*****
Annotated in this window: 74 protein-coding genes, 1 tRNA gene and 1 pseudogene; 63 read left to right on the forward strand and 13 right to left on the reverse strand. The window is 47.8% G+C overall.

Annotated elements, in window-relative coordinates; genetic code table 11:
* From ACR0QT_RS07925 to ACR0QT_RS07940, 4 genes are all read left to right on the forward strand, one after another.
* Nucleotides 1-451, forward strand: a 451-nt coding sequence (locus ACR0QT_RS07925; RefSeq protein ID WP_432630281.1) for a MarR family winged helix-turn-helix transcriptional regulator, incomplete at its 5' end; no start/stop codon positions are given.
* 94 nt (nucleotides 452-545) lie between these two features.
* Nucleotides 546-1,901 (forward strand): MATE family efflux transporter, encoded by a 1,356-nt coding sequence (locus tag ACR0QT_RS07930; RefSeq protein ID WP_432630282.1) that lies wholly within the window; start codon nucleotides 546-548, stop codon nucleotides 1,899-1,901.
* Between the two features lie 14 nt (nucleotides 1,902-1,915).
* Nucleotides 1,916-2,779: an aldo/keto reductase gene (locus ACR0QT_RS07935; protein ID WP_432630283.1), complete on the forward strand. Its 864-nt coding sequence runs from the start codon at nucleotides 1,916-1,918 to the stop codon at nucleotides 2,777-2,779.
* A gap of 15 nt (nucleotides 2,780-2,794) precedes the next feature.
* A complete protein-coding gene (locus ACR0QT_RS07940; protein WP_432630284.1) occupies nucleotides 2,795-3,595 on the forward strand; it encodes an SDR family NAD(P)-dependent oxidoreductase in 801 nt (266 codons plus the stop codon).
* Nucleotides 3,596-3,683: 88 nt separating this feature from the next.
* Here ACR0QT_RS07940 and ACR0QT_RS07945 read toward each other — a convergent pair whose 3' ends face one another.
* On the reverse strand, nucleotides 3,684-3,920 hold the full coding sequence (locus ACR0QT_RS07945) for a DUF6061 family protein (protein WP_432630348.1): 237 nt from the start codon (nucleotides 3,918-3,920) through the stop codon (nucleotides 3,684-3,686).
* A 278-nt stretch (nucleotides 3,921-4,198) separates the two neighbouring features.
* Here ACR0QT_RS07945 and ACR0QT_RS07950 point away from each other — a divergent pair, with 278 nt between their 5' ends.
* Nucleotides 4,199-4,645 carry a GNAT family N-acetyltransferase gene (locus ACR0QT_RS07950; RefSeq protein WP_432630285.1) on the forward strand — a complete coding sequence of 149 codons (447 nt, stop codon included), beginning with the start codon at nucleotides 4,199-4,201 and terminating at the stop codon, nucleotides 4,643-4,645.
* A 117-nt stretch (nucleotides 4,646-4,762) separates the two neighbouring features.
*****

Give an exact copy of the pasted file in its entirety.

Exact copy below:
Annotated in this window: 74 protein-coding genes, 1 tRNA gene and 1 pseudogene; 63 read left to right on the forward strand and 13 right to left on the reverse strand. The window is 47.8% G+C overall.

Annotated elements, in window-relative coordinates; genetic code table 11:
* From ACR0QT_RS07925 to ACR0QT_RS07940, 4 genes are all read left to right on the forward strand, one after another.
* Nucleotides 1-451, forward strand: a 451-nt coding sequence (locus ACR0QT_RS07925; RefSeq protein ID WP_432630281.1) for a MarR family winged helix-turn-helix transcriptional regulator, incomplete at its 5' end; no start/stop codon positions are given.
* 94 nt (nucleotides 452-545) lie between these two features.
* Nucleotides 546-1,901 (forward strand): MATE family efflux transporter, encoded by a 1,356-nt coding sequence (locus tag ACR0QT_RS07930; RefSeq protein ID WP_432630282.1) that lies wholly within the window; start codon nucleotides 546-548, stop codon nucleotides 1,899-1,901.
* Between the two features lie 14 nt (nucleotides 1,902-1,915).
* Nucleotides 1,916-2,779: an aldo/keto reductase gene (locus ACR0QT_RS07935; protein ID WP_432630283.1), complete on the forward strand. Its 864-nt coding sequence runs from the start codon at nucleotides 1,916-1,918 to the stop codon at nucleotides 2,777-2,779.
* A gap of 15 nt (nucleotides 2,780-2,794) precedes the next feature.
* A complete protein-coding gene (locus ACR0QT_RS07940; protein WP_432630284.1) occupies nucleotides 2,795-3,595 on the forward strand; it encodes an SDR family NAD(P)-dependent oxidoreductase in 801 nt (266 codons plus the stop codon).
* Nucleotides 3,596-3,683: 88 nt separating this feature from the next.
* Here ACR0QT_RS07940 and ACR0QT_RS07945 read toward each other — a convergent pair whose 3' ends face one another.
* On the reverse strand, nucleotides 3,684-3,920 hold the full coding sequence (locus ACR0QT_RS07945) for a DUF6061 family protein (protein WP_432630348.1): 237 nt from the start codon (nucleotides 3,918-3,920) through the stop codon (nucleotides 3,684-3,686).
* A 278-nt stretch (nucleotides 3,921-4,198) separates the two neighbouring features.
* Here ACR0QT_RS07945 and ACR0QT_RS07950 point away from each other — a divergent pair, with 278 nt between their 5' ends.
* Nucleotides 4,199-4,645 carry a GNAT family N-acetyltransferase gene (locus ACR0QT_RS07950; RefSeq protein WP_432630285.1) on the forward strand — a complete coding sequence of 149 codons (447 nt, stop codon included), beginning with the start codon at nucleotides 4,199-4,201 and terminating at the stop codon, nucleotides 4,643-4,645.
* A 117-nt stretch (nucleotides 4,646-4,762) separates the two neighbouring features.